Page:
• Let the farm owner know if in the previous five days you have been on another poultry farm or if you’ve had contact with wild birds. Also let them know if you personally own or care for birds or poultry.
  • Observe all of the farm’s instructions regarding biosecurity procedures.
  • Do not enter animal housing areas without express permission from farm owner.
  • Do not touch animals unless that is part of your tasks on the farm.
  • Immediately report anything unusual to farm owner, especially sick or dead birds.

New York and many other states have enacted emergency regulations that restrict interstate transport of poultry and add new, more stringent requirements for entry. If you are planning to move poultry across state lines, be sure to check with the state veterinarian’s office in the receiving state to be sure you’re meeting all the requirements.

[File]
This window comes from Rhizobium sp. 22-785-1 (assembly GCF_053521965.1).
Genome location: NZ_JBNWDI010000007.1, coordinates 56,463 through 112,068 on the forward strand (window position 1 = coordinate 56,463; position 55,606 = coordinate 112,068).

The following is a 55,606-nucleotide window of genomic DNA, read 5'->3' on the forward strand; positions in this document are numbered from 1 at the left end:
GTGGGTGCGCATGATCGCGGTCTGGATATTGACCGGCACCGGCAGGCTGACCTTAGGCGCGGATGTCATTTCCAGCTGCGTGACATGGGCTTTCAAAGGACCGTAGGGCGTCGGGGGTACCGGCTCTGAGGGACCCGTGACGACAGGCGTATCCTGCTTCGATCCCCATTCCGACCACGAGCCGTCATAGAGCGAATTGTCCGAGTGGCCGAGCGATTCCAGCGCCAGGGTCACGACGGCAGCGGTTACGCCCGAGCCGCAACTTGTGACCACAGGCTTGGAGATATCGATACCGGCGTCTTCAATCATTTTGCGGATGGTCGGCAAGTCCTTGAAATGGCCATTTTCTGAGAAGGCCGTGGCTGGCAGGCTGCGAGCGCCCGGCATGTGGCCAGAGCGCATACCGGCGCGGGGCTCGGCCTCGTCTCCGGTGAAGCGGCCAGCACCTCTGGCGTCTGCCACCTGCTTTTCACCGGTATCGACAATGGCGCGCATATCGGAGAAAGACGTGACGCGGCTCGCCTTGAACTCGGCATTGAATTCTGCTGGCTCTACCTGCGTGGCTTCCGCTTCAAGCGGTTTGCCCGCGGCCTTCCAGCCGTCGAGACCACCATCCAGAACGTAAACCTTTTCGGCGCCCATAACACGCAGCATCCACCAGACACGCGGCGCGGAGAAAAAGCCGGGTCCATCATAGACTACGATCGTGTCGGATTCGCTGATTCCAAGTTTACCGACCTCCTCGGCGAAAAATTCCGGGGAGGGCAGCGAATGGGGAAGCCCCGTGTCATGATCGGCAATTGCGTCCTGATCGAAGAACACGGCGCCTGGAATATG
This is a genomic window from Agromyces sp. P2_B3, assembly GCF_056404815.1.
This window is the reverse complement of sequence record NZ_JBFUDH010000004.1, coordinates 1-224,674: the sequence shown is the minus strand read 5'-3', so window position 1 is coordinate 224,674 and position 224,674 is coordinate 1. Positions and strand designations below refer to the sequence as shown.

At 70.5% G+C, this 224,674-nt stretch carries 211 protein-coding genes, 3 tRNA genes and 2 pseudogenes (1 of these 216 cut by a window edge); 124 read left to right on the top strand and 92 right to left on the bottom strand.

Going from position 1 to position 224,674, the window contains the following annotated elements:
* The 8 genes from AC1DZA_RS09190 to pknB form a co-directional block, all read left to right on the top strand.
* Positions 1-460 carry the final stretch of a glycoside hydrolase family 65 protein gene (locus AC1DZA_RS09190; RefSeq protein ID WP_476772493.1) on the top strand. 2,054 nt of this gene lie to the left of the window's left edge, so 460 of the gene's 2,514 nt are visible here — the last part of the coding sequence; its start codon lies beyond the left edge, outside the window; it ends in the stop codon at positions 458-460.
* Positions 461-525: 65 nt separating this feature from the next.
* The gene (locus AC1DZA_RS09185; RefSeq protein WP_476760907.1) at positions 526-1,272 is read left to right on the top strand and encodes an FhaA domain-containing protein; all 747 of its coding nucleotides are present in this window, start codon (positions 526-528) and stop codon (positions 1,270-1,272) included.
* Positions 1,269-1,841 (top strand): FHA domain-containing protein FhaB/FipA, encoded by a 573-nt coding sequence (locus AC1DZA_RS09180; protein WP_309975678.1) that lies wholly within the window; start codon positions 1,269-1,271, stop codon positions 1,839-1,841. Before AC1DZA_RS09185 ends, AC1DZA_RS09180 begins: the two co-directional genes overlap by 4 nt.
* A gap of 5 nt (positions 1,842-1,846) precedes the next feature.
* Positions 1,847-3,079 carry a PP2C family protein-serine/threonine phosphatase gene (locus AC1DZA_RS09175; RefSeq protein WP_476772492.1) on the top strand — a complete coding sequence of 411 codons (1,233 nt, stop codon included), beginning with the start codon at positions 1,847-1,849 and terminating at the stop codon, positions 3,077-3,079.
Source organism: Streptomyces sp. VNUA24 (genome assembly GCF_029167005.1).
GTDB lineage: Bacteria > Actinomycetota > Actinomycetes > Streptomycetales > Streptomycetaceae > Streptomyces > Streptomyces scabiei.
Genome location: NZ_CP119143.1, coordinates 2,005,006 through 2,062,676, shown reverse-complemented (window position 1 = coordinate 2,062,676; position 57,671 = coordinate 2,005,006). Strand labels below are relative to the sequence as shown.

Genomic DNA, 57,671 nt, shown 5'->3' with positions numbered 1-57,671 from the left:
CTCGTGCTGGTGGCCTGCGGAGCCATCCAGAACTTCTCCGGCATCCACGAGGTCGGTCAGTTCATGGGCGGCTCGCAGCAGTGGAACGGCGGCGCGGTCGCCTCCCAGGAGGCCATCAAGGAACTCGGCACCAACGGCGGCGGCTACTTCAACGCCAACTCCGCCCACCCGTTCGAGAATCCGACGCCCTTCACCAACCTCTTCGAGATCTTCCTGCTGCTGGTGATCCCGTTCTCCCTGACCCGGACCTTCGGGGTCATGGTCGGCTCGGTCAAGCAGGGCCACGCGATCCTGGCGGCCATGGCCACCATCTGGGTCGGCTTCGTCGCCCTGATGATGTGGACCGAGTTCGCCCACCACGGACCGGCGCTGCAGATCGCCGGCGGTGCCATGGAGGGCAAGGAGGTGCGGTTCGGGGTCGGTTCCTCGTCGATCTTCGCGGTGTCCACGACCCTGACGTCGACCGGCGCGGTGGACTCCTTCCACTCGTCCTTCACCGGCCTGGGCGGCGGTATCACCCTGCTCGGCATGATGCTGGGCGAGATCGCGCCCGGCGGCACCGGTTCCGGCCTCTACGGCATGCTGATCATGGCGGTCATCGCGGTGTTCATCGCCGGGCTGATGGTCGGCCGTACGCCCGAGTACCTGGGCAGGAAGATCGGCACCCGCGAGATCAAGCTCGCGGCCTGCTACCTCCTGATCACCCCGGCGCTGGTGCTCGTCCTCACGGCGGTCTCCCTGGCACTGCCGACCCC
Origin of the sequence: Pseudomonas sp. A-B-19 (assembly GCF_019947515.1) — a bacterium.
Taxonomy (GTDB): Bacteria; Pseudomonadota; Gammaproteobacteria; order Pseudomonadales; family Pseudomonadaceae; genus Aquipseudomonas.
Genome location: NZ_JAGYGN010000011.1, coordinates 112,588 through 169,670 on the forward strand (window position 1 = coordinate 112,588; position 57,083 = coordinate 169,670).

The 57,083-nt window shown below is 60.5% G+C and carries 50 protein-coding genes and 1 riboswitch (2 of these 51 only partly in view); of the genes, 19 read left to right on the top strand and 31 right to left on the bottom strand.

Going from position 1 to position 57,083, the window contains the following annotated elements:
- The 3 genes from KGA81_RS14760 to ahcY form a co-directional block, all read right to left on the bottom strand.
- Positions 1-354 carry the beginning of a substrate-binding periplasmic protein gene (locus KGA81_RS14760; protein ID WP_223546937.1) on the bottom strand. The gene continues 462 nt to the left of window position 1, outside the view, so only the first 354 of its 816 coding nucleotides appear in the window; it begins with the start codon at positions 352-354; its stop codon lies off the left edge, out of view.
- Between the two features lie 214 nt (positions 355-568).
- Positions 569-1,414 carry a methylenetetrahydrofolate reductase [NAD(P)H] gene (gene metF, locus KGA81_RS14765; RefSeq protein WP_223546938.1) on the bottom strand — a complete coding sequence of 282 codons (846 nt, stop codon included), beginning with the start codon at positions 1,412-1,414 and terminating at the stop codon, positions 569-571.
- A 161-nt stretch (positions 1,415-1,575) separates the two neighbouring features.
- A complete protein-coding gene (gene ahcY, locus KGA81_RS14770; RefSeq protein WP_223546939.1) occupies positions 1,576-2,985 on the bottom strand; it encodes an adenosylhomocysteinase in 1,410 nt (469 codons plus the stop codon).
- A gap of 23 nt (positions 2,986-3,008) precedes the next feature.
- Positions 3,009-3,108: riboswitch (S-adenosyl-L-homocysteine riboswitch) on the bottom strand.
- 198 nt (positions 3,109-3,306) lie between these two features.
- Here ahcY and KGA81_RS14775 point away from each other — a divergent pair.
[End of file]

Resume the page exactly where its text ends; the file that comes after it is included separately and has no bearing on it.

If you have death loss in your home flock or a flock you manage, call NYS Department of Agriculture and Markets at 518-457-3502. This number is available 24 hours a day. If after normal business hours, select State Watch Center option. More information can be found on the website, or by calling your local Cornell Cooperative Extension office. Your attention to these precautions is critical to protecting bird health and our state’s farm economy!

The New York Extension Disaster Education Network (NY EDEN) is a collaborative educational network based at Cornell University and dedicated to educating New York residents about preventing, preparing for, and recovering from emergencies and disasters. NY EDEN is working with the New York State Department of Agriculture and Markets to provide resources and updates to poultry producers. 

Fundamentals of Ventilation in Barns for Small Ruminants and other Livestock

March 22, 2023

7:00 pm